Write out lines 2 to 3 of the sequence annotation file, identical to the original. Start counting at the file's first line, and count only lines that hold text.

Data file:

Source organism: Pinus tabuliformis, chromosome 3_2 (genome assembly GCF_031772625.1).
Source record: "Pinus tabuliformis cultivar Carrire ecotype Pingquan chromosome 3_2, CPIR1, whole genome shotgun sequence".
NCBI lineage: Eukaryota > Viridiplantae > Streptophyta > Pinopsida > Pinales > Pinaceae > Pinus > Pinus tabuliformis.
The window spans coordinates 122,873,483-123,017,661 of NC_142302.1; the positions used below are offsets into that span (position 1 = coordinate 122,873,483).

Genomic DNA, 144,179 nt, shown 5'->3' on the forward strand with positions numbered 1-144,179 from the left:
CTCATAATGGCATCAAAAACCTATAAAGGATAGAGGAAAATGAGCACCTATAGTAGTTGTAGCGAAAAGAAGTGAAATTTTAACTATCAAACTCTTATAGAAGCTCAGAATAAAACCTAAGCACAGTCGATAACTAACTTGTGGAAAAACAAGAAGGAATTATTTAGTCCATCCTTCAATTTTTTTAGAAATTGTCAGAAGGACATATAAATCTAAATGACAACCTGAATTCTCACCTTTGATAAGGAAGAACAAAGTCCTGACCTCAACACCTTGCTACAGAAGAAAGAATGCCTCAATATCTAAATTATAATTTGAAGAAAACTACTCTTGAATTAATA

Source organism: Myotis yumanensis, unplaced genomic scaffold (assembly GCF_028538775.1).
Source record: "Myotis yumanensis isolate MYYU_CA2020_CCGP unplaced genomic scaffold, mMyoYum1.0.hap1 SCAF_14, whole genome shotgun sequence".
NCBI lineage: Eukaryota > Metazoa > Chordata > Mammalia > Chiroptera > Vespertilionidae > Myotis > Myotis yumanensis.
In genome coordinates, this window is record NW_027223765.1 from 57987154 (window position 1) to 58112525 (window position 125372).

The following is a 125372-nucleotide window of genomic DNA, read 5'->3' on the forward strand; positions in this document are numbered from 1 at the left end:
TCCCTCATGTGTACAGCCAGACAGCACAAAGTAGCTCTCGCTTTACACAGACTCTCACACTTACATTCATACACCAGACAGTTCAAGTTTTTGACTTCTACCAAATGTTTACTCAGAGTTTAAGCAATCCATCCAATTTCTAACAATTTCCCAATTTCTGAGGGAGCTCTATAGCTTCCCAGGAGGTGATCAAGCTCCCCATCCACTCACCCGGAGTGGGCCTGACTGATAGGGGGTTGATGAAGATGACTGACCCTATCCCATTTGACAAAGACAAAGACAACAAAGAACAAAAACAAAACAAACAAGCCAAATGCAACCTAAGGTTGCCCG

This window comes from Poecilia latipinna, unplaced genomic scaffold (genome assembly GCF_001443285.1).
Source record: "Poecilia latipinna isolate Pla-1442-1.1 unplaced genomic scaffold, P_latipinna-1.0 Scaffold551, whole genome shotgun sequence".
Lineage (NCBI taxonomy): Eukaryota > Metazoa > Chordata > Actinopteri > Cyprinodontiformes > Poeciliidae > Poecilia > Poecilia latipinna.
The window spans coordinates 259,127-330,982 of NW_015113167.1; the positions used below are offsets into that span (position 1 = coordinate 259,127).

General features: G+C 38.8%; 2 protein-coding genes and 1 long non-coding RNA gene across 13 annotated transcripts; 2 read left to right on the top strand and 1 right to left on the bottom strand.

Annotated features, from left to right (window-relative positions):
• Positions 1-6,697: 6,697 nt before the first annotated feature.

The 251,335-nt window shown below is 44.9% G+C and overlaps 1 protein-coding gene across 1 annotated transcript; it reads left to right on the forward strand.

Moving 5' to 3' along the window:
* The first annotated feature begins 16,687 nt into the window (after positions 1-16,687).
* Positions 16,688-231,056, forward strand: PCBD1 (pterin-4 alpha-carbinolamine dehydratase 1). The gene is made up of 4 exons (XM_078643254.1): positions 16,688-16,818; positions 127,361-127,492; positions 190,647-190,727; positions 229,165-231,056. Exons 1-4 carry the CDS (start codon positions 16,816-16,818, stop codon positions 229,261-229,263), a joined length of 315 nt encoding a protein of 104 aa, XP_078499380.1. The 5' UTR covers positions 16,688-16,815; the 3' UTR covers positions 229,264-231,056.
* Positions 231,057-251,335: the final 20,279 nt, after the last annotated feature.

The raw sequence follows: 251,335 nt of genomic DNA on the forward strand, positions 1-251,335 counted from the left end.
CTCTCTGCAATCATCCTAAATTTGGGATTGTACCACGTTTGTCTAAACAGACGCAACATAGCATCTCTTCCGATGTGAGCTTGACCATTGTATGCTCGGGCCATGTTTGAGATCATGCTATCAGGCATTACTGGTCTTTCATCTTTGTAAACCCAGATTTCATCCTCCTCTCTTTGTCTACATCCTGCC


Source record: "Pinus tabuliformis cultivar Carrire ecotype Pingquan chromosome 3_2, CPIR1, whole genome shotgun sequence".
NCBI lineage: Eukaryota > Viridiplantae > Streptophyta > Pinopsida > Pinales > Pinaceae > Pinus > Pinus tabuliformis.